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http://dx.doi.org/10.1128/JCM.03233-13DOI Listing
http://www.ncbi.nlm.nih.gov/pmc/articles/PMC3957769PMC
March 2014

Emergence of epizootic ulcerative syndrome in native fish of the Murray-Darling River System, Australia: hosts, distribution and possible vectors.

PLoS One 2012 25;7(4):e35568. Epub 2012 Apr 25.

New South Wales Department of Primary Industries, Port Stephens Fisheries Institute, Nelson Bay, New South Wales, Australia.

Epizootic ulcerative syndrome (EUS) is a fish disease of international significance and reportable to the Office International des Epizootics. In June 2010, bony herring Nematalosa erebi, golden perch Macquaria ambigua, Murray cod Maccullochella peelii and spangled perch Leiopotherapon unicolor with severe ulcers were sampled from the Murray-Darling River System (MDRS) between Bourke and Brewarrina, New South Wales Australia. Histopathology and polymerase chain reaction identified the fungus-like oomycete Aphanomyces invadans, the causative agent of EUS. Apart from one previous record in N. erebi, EUS has been recorded in the wild only from coastal drainages in Australia. This study is the first published account of A. invadans in the wild fish populations of the MDRS, and is the first confirmed record of EUS in M. ambigua, M. peelii and L. unicolor. Ulcerated carp Cyprinus carpio collected at the time of the same epizootic were not found to be infected by EUS, supporting previous accounts of resistance against the disease by this species. The lack of previous clinical evidence, the large number of new hosts (n = 3), the geographic extent (200 km) of this epizootic, the severity of ulceration and apparent high pathogenicity suggest a relatively recent invasion by A. invadans. The epizootic and associated environmental factors are documented and discussed within the context of possible vectors for its entry into the MDRS and recommendations regarding continued surveillance, research and biosecurity are made.
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http://journals.plos.org/plosone/article?id=10.1371/journal.pone.0035568PLOS
http://www.ncbi.nlm.nih.gov/pmc/articles/PMC3338419PMC
September 2012

The effect of scleral exoplant removal on strabismus following retinal detachment repair.

J AAPOS 2011 Aug;15(4):331-3

St. Paul's Eye Unit, Royal Liverpool University Hospital, Liverpool, United Kingdom.

Purpose: Scleral buckling for retinal detachment is a well-reported cause of secondary strabismus. We analyzed the effects on motility of removal of the exoplant alone to determine whether this is warranted as a separate step in the surgical management of these patients.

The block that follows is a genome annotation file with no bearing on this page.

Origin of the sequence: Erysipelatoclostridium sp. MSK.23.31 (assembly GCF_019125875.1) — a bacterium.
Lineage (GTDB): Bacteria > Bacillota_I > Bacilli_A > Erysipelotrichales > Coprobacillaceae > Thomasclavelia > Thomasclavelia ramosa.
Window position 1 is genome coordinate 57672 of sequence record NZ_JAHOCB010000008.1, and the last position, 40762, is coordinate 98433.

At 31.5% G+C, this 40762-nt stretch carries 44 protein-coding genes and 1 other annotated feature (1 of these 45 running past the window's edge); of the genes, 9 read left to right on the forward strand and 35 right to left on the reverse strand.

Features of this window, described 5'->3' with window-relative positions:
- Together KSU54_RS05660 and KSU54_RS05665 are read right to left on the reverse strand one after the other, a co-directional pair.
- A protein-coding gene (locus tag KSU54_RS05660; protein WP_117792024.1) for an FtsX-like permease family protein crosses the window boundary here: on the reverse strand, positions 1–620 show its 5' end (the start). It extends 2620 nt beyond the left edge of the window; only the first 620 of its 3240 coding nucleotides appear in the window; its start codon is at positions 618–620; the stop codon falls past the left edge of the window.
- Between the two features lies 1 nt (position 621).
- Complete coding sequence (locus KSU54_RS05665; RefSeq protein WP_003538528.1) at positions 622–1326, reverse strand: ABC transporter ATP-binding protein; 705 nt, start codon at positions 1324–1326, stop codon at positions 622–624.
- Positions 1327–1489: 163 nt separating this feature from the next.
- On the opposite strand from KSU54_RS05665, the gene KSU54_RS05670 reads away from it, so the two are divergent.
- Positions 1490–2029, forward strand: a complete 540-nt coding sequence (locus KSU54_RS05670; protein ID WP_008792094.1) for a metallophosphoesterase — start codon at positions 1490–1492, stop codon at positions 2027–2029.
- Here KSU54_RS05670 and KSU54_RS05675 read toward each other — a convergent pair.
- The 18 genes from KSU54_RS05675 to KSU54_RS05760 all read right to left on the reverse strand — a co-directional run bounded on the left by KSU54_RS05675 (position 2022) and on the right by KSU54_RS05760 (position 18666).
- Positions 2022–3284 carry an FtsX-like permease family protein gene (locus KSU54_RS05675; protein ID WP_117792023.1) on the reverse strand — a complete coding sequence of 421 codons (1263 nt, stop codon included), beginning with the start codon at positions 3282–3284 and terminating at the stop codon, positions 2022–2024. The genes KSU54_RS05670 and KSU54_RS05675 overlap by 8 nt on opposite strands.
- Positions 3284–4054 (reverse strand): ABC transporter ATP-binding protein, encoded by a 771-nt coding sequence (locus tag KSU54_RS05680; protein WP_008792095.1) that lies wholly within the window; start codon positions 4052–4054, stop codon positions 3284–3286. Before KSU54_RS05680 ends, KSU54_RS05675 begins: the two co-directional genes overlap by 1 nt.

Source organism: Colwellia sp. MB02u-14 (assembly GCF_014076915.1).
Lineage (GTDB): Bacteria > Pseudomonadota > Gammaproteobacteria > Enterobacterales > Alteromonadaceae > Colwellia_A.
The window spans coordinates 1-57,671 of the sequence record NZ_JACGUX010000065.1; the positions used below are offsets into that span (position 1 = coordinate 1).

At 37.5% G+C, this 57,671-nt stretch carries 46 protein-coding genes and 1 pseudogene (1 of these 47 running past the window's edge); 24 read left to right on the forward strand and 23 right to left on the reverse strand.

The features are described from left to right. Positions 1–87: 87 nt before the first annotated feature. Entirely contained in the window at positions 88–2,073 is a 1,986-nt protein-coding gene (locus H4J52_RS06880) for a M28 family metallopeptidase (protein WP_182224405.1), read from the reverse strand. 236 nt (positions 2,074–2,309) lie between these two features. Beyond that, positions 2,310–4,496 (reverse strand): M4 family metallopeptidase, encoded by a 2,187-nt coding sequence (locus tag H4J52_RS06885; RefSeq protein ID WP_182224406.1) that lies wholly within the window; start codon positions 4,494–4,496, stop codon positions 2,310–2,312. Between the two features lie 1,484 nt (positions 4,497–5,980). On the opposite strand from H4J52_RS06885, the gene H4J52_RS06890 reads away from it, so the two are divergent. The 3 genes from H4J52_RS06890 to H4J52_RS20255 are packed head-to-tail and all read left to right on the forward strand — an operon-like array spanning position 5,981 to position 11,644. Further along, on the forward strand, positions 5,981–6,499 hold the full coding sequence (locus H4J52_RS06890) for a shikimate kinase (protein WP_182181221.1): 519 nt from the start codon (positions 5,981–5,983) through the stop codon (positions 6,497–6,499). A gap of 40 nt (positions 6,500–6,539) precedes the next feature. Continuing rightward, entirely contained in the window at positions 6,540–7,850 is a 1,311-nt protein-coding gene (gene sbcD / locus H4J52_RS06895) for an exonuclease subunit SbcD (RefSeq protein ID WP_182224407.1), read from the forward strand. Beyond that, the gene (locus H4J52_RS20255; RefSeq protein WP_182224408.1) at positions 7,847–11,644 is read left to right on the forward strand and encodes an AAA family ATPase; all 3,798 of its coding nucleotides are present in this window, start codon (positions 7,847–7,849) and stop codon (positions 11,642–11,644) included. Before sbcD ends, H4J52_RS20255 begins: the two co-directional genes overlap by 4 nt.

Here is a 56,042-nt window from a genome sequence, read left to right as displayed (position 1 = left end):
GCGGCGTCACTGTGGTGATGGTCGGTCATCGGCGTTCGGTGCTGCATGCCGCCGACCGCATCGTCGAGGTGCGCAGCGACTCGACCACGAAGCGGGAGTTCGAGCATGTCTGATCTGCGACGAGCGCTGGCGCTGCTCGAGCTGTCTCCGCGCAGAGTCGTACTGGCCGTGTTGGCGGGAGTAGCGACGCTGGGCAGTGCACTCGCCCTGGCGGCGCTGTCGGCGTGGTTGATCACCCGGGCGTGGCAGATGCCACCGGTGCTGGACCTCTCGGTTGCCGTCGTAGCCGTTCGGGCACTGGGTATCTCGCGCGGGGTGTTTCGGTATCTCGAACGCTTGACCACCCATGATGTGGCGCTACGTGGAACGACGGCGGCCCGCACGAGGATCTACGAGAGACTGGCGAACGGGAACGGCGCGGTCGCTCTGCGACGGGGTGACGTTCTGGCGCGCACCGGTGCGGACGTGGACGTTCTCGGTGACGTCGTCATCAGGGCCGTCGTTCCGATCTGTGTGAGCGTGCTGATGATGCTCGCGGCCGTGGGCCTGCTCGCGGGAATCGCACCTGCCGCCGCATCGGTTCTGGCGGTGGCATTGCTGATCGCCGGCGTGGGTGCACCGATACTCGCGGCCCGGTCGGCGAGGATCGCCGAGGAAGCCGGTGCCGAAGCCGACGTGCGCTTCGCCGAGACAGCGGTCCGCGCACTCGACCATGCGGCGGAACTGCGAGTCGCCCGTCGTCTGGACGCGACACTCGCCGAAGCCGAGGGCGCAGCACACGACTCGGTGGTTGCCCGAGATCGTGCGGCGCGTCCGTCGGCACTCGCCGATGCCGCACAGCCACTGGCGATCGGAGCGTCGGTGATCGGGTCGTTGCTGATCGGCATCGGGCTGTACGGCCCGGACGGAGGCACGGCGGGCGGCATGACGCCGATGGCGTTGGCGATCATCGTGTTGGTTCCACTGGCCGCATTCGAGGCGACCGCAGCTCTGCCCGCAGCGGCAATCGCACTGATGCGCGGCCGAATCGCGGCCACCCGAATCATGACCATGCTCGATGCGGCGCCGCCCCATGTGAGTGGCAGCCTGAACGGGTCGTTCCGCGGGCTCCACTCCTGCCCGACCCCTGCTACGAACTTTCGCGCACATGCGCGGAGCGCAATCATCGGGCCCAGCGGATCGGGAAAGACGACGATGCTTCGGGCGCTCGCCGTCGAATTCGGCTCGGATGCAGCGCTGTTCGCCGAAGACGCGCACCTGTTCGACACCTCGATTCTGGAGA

Methods: A retrospective case series of patients who underwent scleral exoplant removal due to symptomatic strabismus development following retinal detachment repair from 2007 to 2009 was conducted. Manifest horizontal and vertical deviations were treated as vectors of a single combined deviation (|dev|). Pre- and postoperative manifest |dev| in the primary position (|dev|(pp)) and in the gaze position of maximal deviation (|dev|(max)) were analyzed.

Results: Five patients were identified, all with symptomatic, binocular diplopia in the primary position prior to exoplant removal. Median |dev|(pp) prior to exoplant removal was 21(Δ) and following removal was 21(Δ) (P = 0.81). The median |dev|(max) prior to exoplant removal was 33(Δ) and following removal, 22(Δ) (P = 0.82). Median follow-up was 8 months. There were no cases of retinal redetachment following the exoplant removal. No patient reported any subjective improvement of their diplopia. All 5 patients went on to have strabismus surgery as a separate procedure.

Conclusions: Median primary position deviation was unchanged by scleral buckle removal, and Exoplant removal has minimal long-term benefit on the strabismus following scleral buckling procedures.
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http://dx.doi.org/10.1016/j.jaapos.2011.03.016DOI Listing
August 2011

Culture phenotypes of genomically and geographically diverse Mycobacterium avium subsp. paratuberculosis isolates from different hosts.

J Clin Microbiol 2011 May 23;49(5):1822-30. Epub 2011 Mar 23.

Faculty of Veterinary Science, The University of Sydney, Camden, NSW, Australia.

Mycobacterium avium subsp. paratuberculosis causes paratuberculosis (Johne's disease) in ruminants in most countries. Historical data suggest substantial differences in culturability of M. avium subsp. paratuberculosis isolates from small ruminants and cattle; however, a systematic comparison of culture media and isolates from different countries and hosts has not been undertaken. Here, 35 field isolates from the United States, Spain, Northern Ireland, and Australia were propagated in Bactec 12B medium and Middlebrook 7H10 agar, genomically characterized, and subcultured to Lowenstein-Jensen (LJ), Herrold's egg yolk (HEY), modified Middlebrook 7H10, Middlebrook 7H11, and Watson-Reid (WR) agars, all with and without mycobactin J and some with sodium pyruvate. Fourteen genotypes of M. avium subsp. paratuberculosis were represented as determined by BstEII IS900 and IS1311 restriction fragment length polymorphism analysis. There was no correlation between genotype and overall culturability, although most S strains tended to grow poorly on HEY agar. Pyruvate was inhibitory to some isolates. All strains grew on modified Middlebrook 7H10 agar but more slowly and less prolifically on LJ agar. Mycobactin J was required for growth on all media except 7H11 agar, but growth was improved by the addition of mycobactin J to 7H11 agar. WR agar supported the growth of few isolates. The differences in growth of M. avium subsp. paratuberculosis that have historically been reported in diverse settings have been strongly influenced by the type of culture medium used. When an optimal culture medium, such as modified Middlebrook 7H10 agar, is used, very little difference between the growth phenotypes of diverse strains of M. avium subsp. paratuberculosis was observed. This optimal medium is recommended to remove bias in the isolation and cultivation of M. avium subsp. paratuberculosis.